Professors Gayley and Mutel
Graduate students: Tom Brantseg, Quintin Roper, Christene Lynch, Evan Abbuhl
Radio Imaging of Stellar Coronae
Determining the spatial extent and physical properties of stellar coronae and associated magnetospheres is of fundamental importance to stellar structure and evolution studies. Although much progress has been made in x-ray and UV studies of stellar coronal emission, radio imaging (VLBI) observations are of singular importance, since they provide the only means to directly image coronal structures
Late-type binaries are among the most active stars, with x-ray and radio luminosities 104 to 106 larger than solar values. The eponymous close binary Algol (B8V+K2IV, 28 pc) is among the brightest and nearest of the Algol-class systems, and hence is well-suited for probing coronal structure. It is also an eclipsing system, in which the inactive B star occults the active K subgiant every 2.8 days, providing a convenient spatial mask. Eclipse occultations have been used to infer the locations, sizes, and densities of two large x-ray flares, both of which were located near the limb of the K subgiant with a scale height 0.1x the K-star radius.
Professor Mutel and graduate students Evan Abbuhl and Christene Lynch have begun a program to use the HSA (High Sensitivity Array), a global network of radio telescopes linked as single interferometer, to map the radio structure of several relatively nearly active binary stellar systems. We imaged Algol's radio corona at 6 epochs from April to August 2008 at 15 GHz. The resulting images showed clear evidence for a large co-rotating magnetic loop structure oriented toward the system's center of mass. This is the first direct imaging of a stellar coronal loop (aside from the Sun), and suggests that in close binaries, magnetic structures are significantly altered by the presence of a companion.
We are currently (late 2013) analyzing HSA observations of the active system (HR5110) to see if large co-rotating coronal loop structures are a common feature of active binaries.
Stellar Wind Studies
Stellar winds play an important role in many stellar systems. They can be hydrodynamically or radiatively driven, and exhibit significant mass-loss, or strong interactions with their environment. Prof. Gayley does research into the strong and dense winds of very hot stars. These winds are driven by the intense radiation from the star, and can expel matter from their parent star at a rate a billion times that of the solar wind. These winds are replete with the heavier elements that are needed for planets and life, and they stir and compress the interstellar medium, affecting the conditions for later star formation. Prof. Gayley has looked at the fundamental mechanisms that drive these winds, how their line profiles can be used to interpret their structure, and how magnetic fields present in the winds can induce polarized wind emission.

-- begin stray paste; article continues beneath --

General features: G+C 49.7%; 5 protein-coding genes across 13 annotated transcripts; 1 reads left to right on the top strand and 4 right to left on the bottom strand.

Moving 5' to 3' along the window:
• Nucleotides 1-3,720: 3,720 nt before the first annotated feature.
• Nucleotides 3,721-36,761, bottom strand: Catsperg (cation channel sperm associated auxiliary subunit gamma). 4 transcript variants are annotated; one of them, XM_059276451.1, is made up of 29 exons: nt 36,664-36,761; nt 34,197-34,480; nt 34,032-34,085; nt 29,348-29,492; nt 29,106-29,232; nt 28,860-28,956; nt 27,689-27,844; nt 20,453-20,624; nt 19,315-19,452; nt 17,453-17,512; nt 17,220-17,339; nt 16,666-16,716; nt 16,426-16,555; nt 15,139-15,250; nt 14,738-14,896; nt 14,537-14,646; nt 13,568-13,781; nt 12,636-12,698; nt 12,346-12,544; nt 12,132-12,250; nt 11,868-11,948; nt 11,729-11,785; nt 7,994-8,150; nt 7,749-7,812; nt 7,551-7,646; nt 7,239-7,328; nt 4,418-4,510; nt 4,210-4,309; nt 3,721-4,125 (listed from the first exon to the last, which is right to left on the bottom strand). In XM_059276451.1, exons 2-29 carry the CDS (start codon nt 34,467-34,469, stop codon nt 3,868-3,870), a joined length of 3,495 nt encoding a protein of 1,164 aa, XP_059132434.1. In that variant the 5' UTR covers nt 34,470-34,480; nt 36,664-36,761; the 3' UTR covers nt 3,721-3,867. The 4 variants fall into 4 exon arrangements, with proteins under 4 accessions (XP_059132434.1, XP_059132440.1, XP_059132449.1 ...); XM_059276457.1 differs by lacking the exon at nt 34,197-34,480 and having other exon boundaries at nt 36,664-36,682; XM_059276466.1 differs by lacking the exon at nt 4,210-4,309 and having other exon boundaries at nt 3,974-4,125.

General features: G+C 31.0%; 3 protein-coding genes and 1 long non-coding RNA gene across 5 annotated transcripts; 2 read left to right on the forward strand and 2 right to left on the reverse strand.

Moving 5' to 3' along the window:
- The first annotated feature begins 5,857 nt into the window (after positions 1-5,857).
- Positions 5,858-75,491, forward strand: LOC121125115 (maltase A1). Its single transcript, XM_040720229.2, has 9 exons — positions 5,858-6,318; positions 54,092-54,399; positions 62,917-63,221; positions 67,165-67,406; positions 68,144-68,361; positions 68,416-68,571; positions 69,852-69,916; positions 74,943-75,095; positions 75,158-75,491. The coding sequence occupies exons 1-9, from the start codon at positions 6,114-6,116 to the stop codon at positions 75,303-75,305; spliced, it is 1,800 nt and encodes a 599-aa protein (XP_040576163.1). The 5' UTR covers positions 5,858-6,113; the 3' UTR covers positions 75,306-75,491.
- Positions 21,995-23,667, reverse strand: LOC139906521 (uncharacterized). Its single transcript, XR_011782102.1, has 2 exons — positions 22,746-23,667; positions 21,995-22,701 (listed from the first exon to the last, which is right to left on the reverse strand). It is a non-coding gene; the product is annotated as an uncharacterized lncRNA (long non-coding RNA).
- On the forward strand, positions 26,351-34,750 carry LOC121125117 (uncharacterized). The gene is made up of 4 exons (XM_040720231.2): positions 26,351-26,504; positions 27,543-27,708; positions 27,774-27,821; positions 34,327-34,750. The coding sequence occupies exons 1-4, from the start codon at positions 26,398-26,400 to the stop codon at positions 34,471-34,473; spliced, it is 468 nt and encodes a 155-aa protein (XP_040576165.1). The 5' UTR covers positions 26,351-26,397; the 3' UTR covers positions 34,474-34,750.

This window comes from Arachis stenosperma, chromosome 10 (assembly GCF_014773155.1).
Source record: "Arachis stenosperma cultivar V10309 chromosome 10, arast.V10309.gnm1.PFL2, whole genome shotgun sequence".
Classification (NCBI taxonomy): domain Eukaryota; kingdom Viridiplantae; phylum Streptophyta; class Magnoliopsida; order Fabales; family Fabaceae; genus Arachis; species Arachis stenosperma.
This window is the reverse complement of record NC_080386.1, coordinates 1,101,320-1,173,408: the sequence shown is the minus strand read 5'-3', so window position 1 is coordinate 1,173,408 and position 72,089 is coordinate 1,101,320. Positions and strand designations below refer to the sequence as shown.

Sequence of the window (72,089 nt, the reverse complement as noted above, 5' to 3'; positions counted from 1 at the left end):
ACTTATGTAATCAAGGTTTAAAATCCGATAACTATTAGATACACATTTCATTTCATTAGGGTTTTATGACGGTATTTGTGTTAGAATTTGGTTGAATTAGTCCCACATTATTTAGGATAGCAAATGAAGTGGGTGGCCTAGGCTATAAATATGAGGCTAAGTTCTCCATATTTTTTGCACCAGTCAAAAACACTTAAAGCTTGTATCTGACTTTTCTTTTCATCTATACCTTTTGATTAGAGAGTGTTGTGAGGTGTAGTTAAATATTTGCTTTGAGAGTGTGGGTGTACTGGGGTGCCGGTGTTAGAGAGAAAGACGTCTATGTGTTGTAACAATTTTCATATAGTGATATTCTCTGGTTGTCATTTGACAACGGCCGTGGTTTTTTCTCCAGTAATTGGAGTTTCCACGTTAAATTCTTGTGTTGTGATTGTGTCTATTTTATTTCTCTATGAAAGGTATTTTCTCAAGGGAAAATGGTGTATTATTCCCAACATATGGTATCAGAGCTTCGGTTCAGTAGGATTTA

A recent project he has been working on with student Justin Parsons is what happens when two such winds collide in a close hot-star binary system. Such wind collisions create X-ray emitting gas and can accelerate particles to cosmic ray energies, and also serve as rotating cosmic dustmakers as they spiral and cool downstream. This project has considered how the radiation from one star can decelerate the incident wind prior to collision, and how the shape of the bow shock can be used to infer the relative strength of the two winds, under either radiatively cooling or adiabatic conditions. Future work will aim at including these various processes in dynamical simulations at U. of Iowa supercomputer facilities.
The photo labeled WR104 at right is an animated stack of the first well-resolved images of the dusty, infrared-luminous Wolf-Rayet star WR 104 revealed an elegant plume stretching hundreds of AU from the bright core and following a trajectory closely matched to an Archimedean spiral [click on image to see the animation]. The origin of this geometry is simple and highly intuitive: material is embedded within a uniformly expanding spherical wind driven from the hot stars at the heart of the system, yet the orbital motion of a central binary causes a rotating wake embedded within the flow.
Lynch, C.; Mutel, R. L.; Güdel, M.; Ray, T.; Skinner, S. L.; Schneider, P. C.; Gayley, K. G. 2013, Very Large Array Observations of DG Tau's Radio Jet: A Highly Collimated Thermal Outflow, Ap. J. 766,53L.
Jaeger, T. R.; Osten, R. A.; Lazio, T. J.; Kassim, N.; Mutel, R. L. 2011, 325 MHz Very Large Array Observations of Ultracool Dwarfs TVLM 513-46546 and 2MASS J0036+1821104, A.J. 142,189J.
Peterson, W. M.; Mutel, R. L.; Lestrade, J.-F.; Güdel, M.; Goss, W. M. 2011, Radio Astrometry of the Triple Systems Algol and UX Arietis, Ap. J. 737,104P.
Peterson, W. Mutel, R., Gudel, M., amd Goss, M 2010, A Large Coronal Loop in the Algol System, Nature, 463, 207.
Tuthill, P. et al. 2009, The Prototype Colliding-wind Pinwheel WR 104, ApJ.
Radio astronomy; space physics; plasma astrophysics.
- Observations using radio telescopes and spacecraft
- Astronomical instrumentation, especially optical spectroscopy
- Stellar and planetary redio emission
- Students use radio telescopes: Very Large Array (VLA), Very Long Baseline Array (VLBA), National Radio Astronomy Observatory (NRAO), Arecibo; and an optical telescope (Iowa Robotic Observatory) located in Arizona
- Students develop programming skills using Python and CASA (radio astronomical imaging)
- Students also interact with peer group members and other astronomy faculty